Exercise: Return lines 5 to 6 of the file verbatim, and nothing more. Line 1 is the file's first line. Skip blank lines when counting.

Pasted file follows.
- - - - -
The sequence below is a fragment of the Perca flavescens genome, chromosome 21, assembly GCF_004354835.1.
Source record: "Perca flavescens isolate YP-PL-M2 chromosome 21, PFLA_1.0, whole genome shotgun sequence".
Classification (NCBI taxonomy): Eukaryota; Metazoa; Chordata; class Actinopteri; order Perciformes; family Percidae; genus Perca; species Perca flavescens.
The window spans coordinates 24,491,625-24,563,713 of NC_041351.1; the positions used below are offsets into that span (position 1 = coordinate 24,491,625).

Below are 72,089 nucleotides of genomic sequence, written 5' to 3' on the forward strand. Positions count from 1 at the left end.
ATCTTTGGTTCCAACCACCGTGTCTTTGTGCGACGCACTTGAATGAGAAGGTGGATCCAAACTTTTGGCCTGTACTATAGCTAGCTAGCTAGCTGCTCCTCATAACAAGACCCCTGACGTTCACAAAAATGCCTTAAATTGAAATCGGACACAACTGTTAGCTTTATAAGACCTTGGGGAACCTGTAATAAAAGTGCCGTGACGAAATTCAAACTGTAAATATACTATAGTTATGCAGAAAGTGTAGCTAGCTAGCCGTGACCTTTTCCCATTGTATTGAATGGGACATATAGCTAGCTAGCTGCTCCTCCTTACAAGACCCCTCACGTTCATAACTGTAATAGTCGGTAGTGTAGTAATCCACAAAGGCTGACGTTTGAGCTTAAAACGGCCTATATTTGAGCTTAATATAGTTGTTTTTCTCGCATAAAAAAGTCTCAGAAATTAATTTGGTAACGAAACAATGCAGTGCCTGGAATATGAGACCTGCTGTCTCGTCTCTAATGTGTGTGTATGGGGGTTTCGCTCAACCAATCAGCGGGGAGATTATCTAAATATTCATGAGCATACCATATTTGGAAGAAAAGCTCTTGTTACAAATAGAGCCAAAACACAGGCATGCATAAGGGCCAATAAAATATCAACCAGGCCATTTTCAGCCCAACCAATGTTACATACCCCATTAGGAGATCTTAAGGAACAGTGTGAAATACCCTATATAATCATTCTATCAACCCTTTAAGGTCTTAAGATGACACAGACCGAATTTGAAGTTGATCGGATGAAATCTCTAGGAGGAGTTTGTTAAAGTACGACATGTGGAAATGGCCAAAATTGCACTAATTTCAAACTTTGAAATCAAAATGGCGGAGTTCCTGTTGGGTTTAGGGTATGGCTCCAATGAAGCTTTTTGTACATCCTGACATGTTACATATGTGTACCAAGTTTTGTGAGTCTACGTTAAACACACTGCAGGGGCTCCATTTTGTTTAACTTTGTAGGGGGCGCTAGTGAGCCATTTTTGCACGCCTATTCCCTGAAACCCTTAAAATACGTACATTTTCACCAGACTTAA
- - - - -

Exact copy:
Below are 72,089 nucleotides of genomic sequence, written 5' to 3' on the forward strand. Positions count from 1 at the left end.
ATCTTTGGTTCCAACCACCGTGTCTTTGTGCGACGCACTTGAATGAGAAGGTGGATCCAAACTTTTGGCCTGTACTATAGCTAGCTAGCTAGCTGCTCCTCATAACAAGACCCCTGACGTTCACAAAAATGCCTTAAATTGAAATCGGACACAACTGTTAGCTTTATAAGACCTTGGGGAACCTGTAATAAAAGTGCCGTGACGAAATTCAAACTGTAAATATACTATAGTTATGCAGAAAGTGTAGCTAGCTAGCCGTGACCTTTTCCCATTGTATTGAATGGGACATATAGCTAGCTAGCTGCTCCTCCTTACAAGACCCCTCACGTTCATAACTGTAATAGTCGGTAGTGTAGTAATCCACAAAGGCTGACGTTTGAGCTTAAAACGGCCTATATTTGAGCTTAATATAGTTGTTTTTCTCGCATAAAAAAGTCTCAGAAATTAATTTGGTAACGAAACAATGCAGTGCCTGGAATATGAGACCTGCTGTCTCGTCTCTAATGTGTGTGTATGGGGGTTTCGCTCAACCAATCAGCGGGGAGATTATCTAAATATTCATGAGCATACCATATTTGGAAGAAAAGCTCTTGTTACAAATAGAGCCAAAACACAGGCATGCATAAGGGCCAATAAAATATCAACCAGGCCATTTTCAGCCCAACCAATGTTACATACCCCATTAGGAGATCTTAAGGAACAGTGTGAAATACCCTATATAATCATTCTATCAACCCTTTAAGGTCTTAAGATGACACAGACCGAATTTGAAGTTGATCGGATGAAATCTCTAGGAGGAGTTTGTTAAAGTACGACATGTGGAAATGGCCAAAATTGCACTAATTTCAAACTTTGAAATCAAAATGGCGGAGTTCCTGTTGGGTTTAGGGTATGGCTCCAATGAAGCTTTTTGTACATCCTGACATGTTACATATGTGTACCAAGTTTTGTGAGTCTACGTTAAACACACTGCAGGGGCTCCATTTTGTTTAACTTTGTAGGGGGCGCTAGTGAGCCATTTTTGCACGCCTATTCCCTGAAACCCTTAAAATACGTACATTTTCACCAGACTTAA